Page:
One could look at baseball and billiards for examples to illustrate. I don't recall seeing a power slugger knock one out of the park with his hands separated as if to bunt. Likewise, I've not seen many be too successful in shooting billiards in any form with both hands on the butt of the cue. Separation of the hands will create a fulcrum. This can be at either the front or the back hand (thus changing the class of lever and the movement created, but that's a more detailed physics lesson that I'll avoid unless someone wants more info). This separation also generates a line, as there are 2 points of contact to define the motion or vector of the blade. The other side of this coin is that with both hands together, there is only a single point of contact, but all force is focused upon that point, generating considerable force. (Arguably, both hands choked together still is 2 points, but the proximity is such that the force is generated approximately where they meet. Some adjustment, rotation, etc. is still possible, of course. This is a generalization, afterall Razz ).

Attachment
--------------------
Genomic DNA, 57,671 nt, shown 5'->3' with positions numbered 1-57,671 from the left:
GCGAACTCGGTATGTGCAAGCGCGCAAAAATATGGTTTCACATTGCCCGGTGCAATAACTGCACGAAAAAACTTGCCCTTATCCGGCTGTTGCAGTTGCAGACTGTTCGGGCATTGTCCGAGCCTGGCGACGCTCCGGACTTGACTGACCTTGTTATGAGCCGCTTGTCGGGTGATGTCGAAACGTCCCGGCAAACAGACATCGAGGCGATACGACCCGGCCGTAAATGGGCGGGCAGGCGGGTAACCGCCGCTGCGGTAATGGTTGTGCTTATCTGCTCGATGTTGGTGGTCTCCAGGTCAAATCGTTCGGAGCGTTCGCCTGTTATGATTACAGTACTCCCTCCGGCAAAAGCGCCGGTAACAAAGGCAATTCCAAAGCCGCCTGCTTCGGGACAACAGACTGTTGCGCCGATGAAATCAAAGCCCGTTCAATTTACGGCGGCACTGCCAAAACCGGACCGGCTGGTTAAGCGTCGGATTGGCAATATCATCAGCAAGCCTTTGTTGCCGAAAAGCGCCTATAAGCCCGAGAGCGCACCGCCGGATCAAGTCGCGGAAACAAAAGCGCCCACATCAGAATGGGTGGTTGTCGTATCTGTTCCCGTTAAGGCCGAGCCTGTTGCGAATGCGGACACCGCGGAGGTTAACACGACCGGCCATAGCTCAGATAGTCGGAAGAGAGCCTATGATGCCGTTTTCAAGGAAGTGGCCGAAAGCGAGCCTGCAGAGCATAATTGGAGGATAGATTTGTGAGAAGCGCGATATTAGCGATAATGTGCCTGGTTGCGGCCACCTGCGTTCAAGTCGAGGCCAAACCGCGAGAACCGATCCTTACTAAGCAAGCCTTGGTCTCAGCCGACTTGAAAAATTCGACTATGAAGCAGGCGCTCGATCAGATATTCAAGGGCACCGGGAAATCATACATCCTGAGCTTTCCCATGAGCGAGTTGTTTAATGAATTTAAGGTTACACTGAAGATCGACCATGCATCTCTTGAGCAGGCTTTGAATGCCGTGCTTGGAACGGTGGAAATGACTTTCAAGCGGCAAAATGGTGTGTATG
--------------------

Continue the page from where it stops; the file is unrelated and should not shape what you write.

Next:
An interesting third kinematic study would be that of how one swings an axe to chop wood. Hands start separated, but during the swing, this distance closes. The initial separation provides excellent tracking and alignment, defining the plane of motion and arc of the swing. A great increase in power s then generated by the proximity of the hands and subsequent synergy of both arms for the strike.

-Aaron Schnatterly
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Joachim Nilsson